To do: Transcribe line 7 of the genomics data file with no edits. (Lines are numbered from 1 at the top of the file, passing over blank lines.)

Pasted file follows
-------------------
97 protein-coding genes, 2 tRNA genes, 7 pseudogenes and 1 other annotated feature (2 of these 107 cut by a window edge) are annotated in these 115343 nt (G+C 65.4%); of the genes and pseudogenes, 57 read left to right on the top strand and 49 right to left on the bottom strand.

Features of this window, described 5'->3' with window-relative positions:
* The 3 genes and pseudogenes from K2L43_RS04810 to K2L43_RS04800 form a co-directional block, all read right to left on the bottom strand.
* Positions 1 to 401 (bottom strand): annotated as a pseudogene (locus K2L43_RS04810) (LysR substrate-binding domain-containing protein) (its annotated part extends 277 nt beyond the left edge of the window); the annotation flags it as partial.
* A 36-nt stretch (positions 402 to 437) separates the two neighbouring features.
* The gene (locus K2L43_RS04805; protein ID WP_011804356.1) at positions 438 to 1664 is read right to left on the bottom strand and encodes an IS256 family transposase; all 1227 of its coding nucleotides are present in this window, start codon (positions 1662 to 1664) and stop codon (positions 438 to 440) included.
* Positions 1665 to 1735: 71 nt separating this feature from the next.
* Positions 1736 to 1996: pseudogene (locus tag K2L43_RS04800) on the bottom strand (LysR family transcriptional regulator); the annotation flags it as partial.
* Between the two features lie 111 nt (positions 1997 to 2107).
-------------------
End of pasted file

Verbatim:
* Positions 1665 to 1735: 71 nt separating this feature from the next.